Language teachers can feel threatened by language applications. But if we overcome our insecurity that a language app is going to somehow render us obsolete, it’s possible to find a new teaching assistant free of charge. Translation apps can become your pedagogically, capturing the imagination of students and sparking their creativity. And maybe, along the way, saving you some work. We’ll consider five exercises, in and out of the classroom, that you can use to make your lesson more … appetizing.
Teachers don’t need to compete with translation services
Let’s look at some creative ways that you can use translation apps to complement your lessons and enhance the learning experiences of your students, via classroom games. We’ll do so with a top translation app: Google Translate, a frequent winner in international academic competitions.
A Machine Translation Primer
Machine translation has come a long way in the last decades, thanks to a conceptual breakthrough in Artificial Intelligence last decade: a technique known as neural networks. Without getting side-tracked into esoteric realms of computer science, suffice to say that AI-driven neural translation considers the entire text to be translated. Then, based on prior training, it maps the semantic and grammatical relationships among all words before starting to translate.
Translation games that add fun and flavor
1. Translation Telephone
Remember the kids’ game where kids sit in a circle and whisper a sentence to each other till the whispered sentence comes full circle and is announced out loud? Invariably there’s little relation between the sentence originally whispered and the one spoken aloud. The same happens when translating between several languages and back again. How to do it? Speak or type a moderate complex sentence or two in English, then into the language that you’re teaching, into one more language of your choice and then back to English. (It’s easy to do this by toggling the arrow keys to reverse the direction of the translation and then picking a new language.) After a few rounds, do you recognize it?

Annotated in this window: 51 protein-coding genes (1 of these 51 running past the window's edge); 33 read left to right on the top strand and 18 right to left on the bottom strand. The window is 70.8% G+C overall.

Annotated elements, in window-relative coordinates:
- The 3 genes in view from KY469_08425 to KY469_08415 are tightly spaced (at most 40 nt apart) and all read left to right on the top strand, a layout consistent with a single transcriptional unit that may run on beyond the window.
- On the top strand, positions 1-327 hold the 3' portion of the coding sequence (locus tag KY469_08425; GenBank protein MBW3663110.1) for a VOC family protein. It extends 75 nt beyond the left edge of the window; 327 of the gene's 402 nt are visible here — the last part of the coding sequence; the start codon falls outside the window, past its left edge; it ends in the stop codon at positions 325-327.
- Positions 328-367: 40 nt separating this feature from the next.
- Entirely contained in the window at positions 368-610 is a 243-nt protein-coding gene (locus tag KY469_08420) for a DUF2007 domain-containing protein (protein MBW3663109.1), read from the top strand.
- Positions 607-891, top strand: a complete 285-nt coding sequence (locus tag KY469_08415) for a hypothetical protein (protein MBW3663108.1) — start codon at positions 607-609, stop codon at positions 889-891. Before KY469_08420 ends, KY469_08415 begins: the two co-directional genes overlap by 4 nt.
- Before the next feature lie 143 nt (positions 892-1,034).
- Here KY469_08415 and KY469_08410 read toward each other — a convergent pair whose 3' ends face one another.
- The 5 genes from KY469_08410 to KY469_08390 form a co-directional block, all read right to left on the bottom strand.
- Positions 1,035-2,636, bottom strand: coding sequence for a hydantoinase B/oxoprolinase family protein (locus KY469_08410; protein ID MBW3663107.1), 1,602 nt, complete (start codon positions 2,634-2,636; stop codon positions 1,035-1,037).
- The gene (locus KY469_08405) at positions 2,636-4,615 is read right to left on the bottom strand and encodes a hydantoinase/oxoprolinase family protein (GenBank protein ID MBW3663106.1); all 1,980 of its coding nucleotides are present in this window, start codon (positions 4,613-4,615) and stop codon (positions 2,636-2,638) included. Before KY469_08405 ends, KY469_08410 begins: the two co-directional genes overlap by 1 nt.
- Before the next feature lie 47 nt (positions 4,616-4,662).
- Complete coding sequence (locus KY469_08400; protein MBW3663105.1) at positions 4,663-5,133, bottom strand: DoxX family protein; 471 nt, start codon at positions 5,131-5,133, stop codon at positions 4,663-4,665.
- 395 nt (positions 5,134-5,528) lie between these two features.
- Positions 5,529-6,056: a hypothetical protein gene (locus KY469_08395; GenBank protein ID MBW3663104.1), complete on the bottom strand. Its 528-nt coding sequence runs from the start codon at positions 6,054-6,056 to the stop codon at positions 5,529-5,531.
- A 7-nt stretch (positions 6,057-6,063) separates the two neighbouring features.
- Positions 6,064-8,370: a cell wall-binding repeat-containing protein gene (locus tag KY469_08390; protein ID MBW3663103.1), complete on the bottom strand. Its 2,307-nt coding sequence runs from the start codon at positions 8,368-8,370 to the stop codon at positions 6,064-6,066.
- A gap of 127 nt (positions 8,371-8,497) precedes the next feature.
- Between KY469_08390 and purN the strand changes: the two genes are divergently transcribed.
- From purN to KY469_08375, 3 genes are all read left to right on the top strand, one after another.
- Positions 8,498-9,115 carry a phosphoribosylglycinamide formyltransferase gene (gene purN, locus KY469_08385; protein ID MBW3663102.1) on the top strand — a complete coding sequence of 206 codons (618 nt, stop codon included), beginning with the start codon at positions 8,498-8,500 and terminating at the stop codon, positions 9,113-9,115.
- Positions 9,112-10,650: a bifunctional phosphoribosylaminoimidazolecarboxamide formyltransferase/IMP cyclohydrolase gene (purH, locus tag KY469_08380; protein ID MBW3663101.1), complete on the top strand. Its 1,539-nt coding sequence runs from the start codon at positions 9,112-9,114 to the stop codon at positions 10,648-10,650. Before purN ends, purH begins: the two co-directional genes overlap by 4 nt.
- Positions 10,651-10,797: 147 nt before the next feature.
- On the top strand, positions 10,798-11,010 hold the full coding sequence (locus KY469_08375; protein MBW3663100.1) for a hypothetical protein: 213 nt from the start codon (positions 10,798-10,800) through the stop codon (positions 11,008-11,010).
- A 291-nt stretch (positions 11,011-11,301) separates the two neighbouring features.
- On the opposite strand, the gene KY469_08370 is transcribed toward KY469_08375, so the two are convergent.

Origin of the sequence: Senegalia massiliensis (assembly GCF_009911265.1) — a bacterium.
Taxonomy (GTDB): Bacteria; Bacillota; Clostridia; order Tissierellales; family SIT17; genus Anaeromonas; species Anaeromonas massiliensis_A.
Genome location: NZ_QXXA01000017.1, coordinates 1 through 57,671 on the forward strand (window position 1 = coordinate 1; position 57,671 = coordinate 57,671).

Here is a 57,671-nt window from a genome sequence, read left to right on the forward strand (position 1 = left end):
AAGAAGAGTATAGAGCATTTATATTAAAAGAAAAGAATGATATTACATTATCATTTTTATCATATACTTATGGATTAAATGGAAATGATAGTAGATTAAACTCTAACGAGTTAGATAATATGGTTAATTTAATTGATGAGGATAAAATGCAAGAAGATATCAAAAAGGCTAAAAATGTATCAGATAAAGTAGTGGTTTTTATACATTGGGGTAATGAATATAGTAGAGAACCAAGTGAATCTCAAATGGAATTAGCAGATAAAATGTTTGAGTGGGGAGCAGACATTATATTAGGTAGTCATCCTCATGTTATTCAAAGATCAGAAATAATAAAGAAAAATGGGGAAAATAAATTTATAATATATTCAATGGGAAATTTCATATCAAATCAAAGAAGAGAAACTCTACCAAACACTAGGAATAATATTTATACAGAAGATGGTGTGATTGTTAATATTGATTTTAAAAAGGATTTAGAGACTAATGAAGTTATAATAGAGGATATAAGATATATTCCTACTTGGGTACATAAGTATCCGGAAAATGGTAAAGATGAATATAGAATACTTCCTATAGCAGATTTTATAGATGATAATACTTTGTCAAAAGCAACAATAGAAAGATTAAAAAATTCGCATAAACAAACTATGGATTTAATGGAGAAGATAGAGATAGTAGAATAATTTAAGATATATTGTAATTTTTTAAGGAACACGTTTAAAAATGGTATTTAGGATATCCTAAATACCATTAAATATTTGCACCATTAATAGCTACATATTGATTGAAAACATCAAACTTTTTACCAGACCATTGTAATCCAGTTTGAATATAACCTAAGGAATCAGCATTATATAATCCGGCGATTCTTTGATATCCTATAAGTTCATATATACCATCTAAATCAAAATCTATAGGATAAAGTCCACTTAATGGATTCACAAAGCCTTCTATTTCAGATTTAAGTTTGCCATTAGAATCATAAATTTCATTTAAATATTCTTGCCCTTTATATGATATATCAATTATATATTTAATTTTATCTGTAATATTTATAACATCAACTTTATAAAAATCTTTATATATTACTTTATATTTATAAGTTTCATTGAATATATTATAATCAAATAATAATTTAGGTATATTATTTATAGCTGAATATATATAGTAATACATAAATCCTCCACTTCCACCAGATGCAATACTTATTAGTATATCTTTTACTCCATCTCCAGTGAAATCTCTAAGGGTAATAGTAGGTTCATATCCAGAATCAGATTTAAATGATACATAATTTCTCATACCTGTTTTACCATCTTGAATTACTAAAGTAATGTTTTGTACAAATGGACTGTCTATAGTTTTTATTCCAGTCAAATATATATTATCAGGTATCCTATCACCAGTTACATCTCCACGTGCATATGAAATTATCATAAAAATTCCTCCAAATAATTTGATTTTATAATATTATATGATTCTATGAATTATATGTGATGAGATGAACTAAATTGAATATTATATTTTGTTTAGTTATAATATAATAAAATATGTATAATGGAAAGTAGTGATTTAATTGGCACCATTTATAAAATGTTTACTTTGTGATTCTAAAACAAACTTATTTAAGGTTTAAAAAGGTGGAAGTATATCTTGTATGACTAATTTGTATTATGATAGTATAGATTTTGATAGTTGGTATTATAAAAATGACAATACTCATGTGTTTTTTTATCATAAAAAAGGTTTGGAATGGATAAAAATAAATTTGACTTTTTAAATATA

2. Word Salad
Print out a complex menu in a foreign language. Students use their translation app to order food, while one student serves as waiter who writes down the order and then communicates it to the “chef,” who then reads it back to the class and stands corrected! Educational value: how expressions get lost in translation, the power of ambiguity.
3. Blind Language Bluff
This is a variation on the party game where one person puts a word or phrase on their forehead and then needs to guess what is written. Here we do it with an expression in the language being learned. All questions and answers need to be in that language! Students get to use their app both to ask questions and to make guesses.
4. Linguistic Charades
Just like the party game, one student think of a word, and the others need to guess it? The one with the hidden word, can give clues but not say it. App use allowed. Educational value: Expanding vocabulary, learning problem-solving in a new language.
5. Translation Autocorrect
Assign 5-10 paragraphs in English to translate. Instruct students to translate without help, translate using the app, then copy their translation into the app and translate back to English. Challenge them to try an improve on the app translation.
Educational value: Choose paragraphs where the app translation is flawed. This raises students’ awareness that even AI software is flawed and that they can best a machine! Better yet: try it yourself and see how well you do!
Meta description: Language teachers can use Google Translate to enhance classroom experiences and homework assignments with pleasant games and exercises.